“To many the harp is the art music of the Irish tradition. Some is folk music, but it’s more complex than traditional folk music,” Flannery said. “It’s had its ups and downs and at some points been purely symbolic, but it has always been the symbol of the Irish nation.”

Flannery described the choral patterns created by the vibrating overtones of the harp as “so utterly natural, like the wind.”

Barnwell explained that the harp is unique in that when a few chords are stroked all of them vibrate to some degree at different frequencies.

“If you play one or two strings all vibrate to some degree so you get harmonic or musical wash. … If you play one, two or three notes … you get a double sound, not so much a volume thing but a very unique harmony,” he said. “If I play the harp and the sound board is pressed against me I can feel the music resonating through my whole body. … You can feel vibrations in the body whether playing or listening.”

A French horn major in college, Barnwell didn’t start playing the harp until his last semester when he decided to take a class on it as an elective, having always been fascinated from afar by this “gorgeous instrument.”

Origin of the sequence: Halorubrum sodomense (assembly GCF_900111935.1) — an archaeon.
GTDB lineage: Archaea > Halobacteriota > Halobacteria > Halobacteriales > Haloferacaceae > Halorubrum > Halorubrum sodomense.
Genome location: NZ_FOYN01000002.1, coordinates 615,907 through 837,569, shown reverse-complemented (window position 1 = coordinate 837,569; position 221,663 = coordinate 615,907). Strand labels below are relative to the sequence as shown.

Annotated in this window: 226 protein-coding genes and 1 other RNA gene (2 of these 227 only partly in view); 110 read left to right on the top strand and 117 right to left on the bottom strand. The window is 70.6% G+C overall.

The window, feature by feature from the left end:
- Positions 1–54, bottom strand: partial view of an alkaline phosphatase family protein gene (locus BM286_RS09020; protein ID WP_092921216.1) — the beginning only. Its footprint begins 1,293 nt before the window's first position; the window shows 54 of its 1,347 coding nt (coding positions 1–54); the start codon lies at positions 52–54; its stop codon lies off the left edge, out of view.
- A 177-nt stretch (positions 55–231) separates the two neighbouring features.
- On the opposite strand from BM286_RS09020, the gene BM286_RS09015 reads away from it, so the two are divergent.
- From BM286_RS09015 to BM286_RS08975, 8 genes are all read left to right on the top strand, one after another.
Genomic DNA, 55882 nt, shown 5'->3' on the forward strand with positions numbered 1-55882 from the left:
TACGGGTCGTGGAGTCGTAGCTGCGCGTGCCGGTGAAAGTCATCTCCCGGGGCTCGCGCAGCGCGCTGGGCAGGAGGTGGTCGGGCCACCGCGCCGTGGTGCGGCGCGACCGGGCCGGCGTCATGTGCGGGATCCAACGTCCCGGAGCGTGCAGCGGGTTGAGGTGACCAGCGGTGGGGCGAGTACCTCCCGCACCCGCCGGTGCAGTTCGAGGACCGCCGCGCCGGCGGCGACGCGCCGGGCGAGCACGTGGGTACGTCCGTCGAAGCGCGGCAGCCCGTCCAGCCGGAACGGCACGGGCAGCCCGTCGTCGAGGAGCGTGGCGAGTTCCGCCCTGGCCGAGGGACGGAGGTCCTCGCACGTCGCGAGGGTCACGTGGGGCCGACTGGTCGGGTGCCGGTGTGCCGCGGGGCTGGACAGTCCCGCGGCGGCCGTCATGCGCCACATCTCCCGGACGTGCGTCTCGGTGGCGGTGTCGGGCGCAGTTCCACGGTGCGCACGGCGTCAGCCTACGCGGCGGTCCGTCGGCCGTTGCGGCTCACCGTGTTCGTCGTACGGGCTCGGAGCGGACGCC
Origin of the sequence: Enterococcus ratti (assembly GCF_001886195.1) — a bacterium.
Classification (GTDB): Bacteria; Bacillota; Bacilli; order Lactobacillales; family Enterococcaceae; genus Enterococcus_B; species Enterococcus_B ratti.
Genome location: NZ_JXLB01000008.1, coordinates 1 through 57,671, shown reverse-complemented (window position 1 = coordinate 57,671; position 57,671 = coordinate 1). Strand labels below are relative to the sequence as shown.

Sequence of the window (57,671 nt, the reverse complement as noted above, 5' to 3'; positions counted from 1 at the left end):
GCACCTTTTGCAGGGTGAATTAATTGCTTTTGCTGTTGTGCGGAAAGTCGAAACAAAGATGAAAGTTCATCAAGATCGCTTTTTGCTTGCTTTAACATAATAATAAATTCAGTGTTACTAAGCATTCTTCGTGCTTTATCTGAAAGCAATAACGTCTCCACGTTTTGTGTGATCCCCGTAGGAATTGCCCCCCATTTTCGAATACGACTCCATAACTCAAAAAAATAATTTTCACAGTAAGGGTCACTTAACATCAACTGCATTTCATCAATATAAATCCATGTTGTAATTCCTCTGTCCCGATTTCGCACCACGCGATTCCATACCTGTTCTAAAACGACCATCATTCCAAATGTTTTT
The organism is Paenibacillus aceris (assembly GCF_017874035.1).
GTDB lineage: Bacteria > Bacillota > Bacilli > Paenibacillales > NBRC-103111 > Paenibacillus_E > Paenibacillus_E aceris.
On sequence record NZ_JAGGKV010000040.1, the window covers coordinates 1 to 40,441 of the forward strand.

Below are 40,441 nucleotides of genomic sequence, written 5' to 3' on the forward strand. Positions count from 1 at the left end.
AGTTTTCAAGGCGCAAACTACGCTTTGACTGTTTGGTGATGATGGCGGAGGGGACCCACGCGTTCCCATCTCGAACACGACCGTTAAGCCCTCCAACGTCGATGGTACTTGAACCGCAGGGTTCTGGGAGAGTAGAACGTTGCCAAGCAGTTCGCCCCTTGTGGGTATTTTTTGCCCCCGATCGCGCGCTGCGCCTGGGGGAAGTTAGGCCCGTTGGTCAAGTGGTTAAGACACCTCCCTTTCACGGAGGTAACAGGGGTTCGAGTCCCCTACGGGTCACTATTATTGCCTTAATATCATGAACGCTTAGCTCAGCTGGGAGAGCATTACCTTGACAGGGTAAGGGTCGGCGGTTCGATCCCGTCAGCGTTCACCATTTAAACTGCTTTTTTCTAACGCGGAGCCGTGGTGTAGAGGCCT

He went on to earn a master’s in French horn performance at the St. Louis Conservatory and studied at the Pontifical Institute of Sacred Music in Rome, Italy. It wasn’t until 11 years ago, while he was serving as music director at a Methodist church, that “out of the blue” he had the idea to play the harp as a way to help people.

“I felt that God was really calling me to do something else, and I wasn’t sure exactly what it was. I had a strong affinity for helping people or healing people who are sick or in need,” he recalled. “I felt this inner compunction or calling to start playing the harp again and somehow use that for healing.”

So he and a friend in seminary, both with musical training but not on harp, loaded up their harp, keyboard and cello to play at a hospice.

“We figured we wouldn’t get dates anyway so we might as well do something useful on Friday nights,” he recalled with a smile. They started out unsure of what they were doing, but saw how this instrument was able to comfort people.

“We had the privilege of being at the bedside of people as they actually died. To me that’s an extremely sacred moment. I don’t think there’s anything morbid about it. I was humbled,” Barnwell said.

So the musician began to learn to play more seriously and to play in various settings. He saw there was ample concert harp music but not a lot of more simple, meditative compositions for healing and began composing pieces. He came to realize that harp music therapy was a growing movement around the country. “I thought, ‘Wow, this must be the Holy Spirit because other people are doing the same thing.’”